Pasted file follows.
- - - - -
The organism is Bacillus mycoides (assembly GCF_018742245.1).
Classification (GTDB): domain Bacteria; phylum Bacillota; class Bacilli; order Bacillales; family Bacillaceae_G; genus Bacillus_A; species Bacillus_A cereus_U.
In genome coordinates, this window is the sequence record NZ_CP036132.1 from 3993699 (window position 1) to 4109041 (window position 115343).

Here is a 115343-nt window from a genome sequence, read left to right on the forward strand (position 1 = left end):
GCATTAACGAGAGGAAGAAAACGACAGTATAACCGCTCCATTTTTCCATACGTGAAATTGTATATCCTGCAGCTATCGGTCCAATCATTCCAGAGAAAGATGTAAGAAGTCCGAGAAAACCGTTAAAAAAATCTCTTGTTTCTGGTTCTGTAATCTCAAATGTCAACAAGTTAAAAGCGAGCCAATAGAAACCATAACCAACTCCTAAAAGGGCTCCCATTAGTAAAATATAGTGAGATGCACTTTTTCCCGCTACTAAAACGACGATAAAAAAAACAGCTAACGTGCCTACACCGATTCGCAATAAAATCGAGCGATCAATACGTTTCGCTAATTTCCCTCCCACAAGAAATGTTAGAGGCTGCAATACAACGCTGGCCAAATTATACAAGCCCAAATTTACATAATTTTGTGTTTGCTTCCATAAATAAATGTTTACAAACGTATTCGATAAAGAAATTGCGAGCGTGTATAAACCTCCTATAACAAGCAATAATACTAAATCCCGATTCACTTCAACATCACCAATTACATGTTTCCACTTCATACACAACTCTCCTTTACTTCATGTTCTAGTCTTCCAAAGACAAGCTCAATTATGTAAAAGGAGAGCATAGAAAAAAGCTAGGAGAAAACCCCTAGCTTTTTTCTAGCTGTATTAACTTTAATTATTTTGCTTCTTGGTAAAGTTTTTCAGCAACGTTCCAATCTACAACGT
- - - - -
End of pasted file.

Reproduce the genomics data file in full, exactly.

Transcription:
The organism is Bacillus mycoides (assembly GCF_018742245.1).
Classification (GTDB): domain Bacteria; phylum Bacillota; class Bacilli; order Bacillales; family Bacillaceae_G; genus Bacillus_A; species Bacillus_A cereus_U.
In genome coordinates, this window is the sequence record NZ_CP036132.1 from 3993699 (window position 1) to 4109041 (window position 115343).

Here is a 115343-nt window from a genome sequence, read left to right on the forward strand (position 1 = left end):
GCATTAACGAGAGGAAGAAAACGACAGTATAACCGCTCCATTTTTCCATACGTGAAATTGTATATCCTGCAGCTATCGGTCCAATCATTCCAGAGAAAGATGTAAGAAGTCCGAGAAAACCGTTAAAAAAATCTCTTGTTTCTGGTTCTGTAATCTCAAATGTCAACAAGTTAAAAGCGAGCCAATAGAAACCATAACCAACTCCTAAAAGGGCTCCCATTAGTAAAATATAGTGAGATGCACTTTTTCCCGCTACTAAAACGACGATAAAAAAAACAGCTAACGTGCCTACACCGATTCGCAATAAAATCGAGCGATCAATACGTTTCGCTAATTTCCCTCCCACAAGAAATGTTAGAGGCTGCAATACAACGCTGGCCAAATTATACAAGCCCAAATTTACATAATTTTGTGTTTGCTTCCATAAATAAATGTTTACAAACGTATTCGATAAAGAAATTGCGAGCGTGTATAAACCTCCTATAACAAGCAATAATACTAAATCCCGATTCACTTCAACATCACCAATTACATGTTTCCACTTCATACACAACTCTCCTTTACTTCATGTTCTAGTCTTCCAAAGACAAGCTCAATTATGTAAAAGGAGAGCATAGAAAAAAGCTAGGAGAAAACCCCTAGCTTTTTTCTAGCTGTATTAACTTTAATTATTTTGCTTCTTGGTAAAGTTTTTCAGCAACGTTCCAATCTACAACGT